In both of these patterns the monoculture distorts the growth of good people who gain a perverted world-view, are held in immaturity and then propagate that monoculture. When authoritarian monoculture is coupled to religion it all too evidently gains new power and scariness. It imagines God conforming to its own image, quotes scripture to suit while lacking any real scholarship or overview, and says prayers to that God so making its prejudice more deep-rooted as in the parable of the Pharisee and the publican (Lk 19:9-14). Of course I contrast “saying prayers” with praying – which is opening myself to being changed by the mystery that is God. I hear Micah 6:8 “walk humbly with your God” as a warning not to make an idol either of a fixed idea of God or of my religion.
Confronting the authoritarian culture of the Pharisees and Sadducees cost Jesus his life. Jesus said, “you make God's word null and void for the sake of your tradition which you have handed down” (Mk 7: 13). The church was founded with a countersign as, at Pentecost all listeners heard the good news in their own tongues. So, obviously, authoritarian monoculture will be anathema to the church.... won't it?
Preaching at the ordination of Bishop Nolan recently, Archbishop Leo Cushley (Archdiocese of St Andrews and Edinburgh) spoke of a bishop being a “spiritual leader, but not in a way that is that of a political autocrat or a strongman, but that of a servant....The bishop is placed where he is in order to make sure that God’s forgiveness reaches his people, and that his people are transformed by God’s loving, healing touch.” Yet some events in Edinburgh are perplexing. Firstly, in the letter to the deaneries on 10 January 2015, Archbishop Cushley it seemed that clericalism and its associated centralisation of power was to dominate the reorganisation of our parishes. Secondly there is a curious dynamic: while some in the institutional church blame the laity for faithlessness that fails to deliver more priests to sustain the current modes of being church, some laity blame those exercising power for faithlessness in not trusting the Spirit by not viewing the shortage of priests as a call to new ways of being Church. Thirdly we have had the criticising and silencing of theologians invited to speak to the Newman Association with the Archbishop reacting to an unnamed voice from the Curia but neither engaging with the Association itself nor healing the damage unfairly done to the reputations of faithful speakers. Respectful conversation, as requested by the Association, would I think have defused this issue swiftly, yet it smoulders still, after many months. Perhaps the imminent Archdiocesan reorganisation will give impetus to building more reliable bridges between the current islands of laity and hierarchy.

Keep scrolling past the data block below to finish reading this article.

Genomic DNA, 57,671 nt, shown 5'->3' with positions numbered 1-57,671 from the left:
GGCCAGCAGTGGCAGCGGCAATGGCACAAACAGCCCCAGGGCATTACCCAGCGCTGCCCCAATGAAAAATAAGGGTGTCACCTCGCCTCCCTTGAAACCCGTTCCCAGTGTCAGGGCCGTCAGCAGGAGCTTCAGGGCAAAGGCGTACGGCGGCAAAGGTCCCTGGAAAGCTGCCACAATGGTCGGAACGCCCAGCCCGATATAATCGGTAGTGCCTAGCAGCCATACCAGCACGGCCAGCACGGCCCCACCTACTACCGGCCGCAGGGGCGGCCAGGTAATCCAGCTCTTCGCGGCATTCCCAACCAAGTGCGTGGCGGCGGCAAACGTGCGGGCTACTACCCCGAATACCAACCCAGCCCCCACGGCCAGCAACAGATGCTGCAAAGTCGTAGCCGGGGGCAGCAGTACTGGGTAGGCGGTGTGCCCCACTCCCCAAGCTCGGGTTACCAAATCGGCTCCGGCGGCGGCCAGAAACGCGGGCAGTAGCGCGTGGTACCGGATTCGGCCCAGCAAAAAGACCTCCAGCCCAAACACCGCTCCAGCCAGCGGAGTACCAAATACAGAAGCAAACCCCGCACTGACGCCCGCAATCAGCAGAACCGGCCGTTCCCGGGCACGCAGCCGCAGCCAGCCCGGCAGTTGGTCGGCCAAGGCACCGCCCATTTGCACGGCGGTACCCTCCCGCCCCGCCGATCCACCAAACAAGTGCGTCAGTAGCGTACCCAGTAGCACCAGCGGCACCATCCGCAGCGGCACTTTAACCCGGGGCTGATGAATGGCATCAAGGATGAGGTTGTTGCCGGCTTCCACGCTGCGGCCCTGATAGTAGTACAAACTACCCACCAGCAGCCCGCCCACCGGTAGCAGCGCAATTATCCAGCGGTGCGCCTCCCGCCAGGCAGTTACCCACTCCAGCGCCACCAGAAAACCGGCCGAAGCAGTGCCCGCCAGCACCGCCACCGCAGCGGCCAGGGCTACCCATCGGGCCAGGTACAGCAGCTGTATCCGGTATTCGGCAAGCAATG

Sadly there are attempts to impose monoculture from those who have been exercising authority over the whole Church. We could think of the many theologians who have been surreptitiously banned from publishing and teaching, but I think the most pervasive of these attempts is the current Mass text. As a friend once commented to me, so many changes were utterly trivial but have the effect of disrupting the flow, a reminder that we are saying their text now. More vitally, the text is also actively damaging, rather than something badly flawed but passive, because it will seep into our personal and collective consciousness.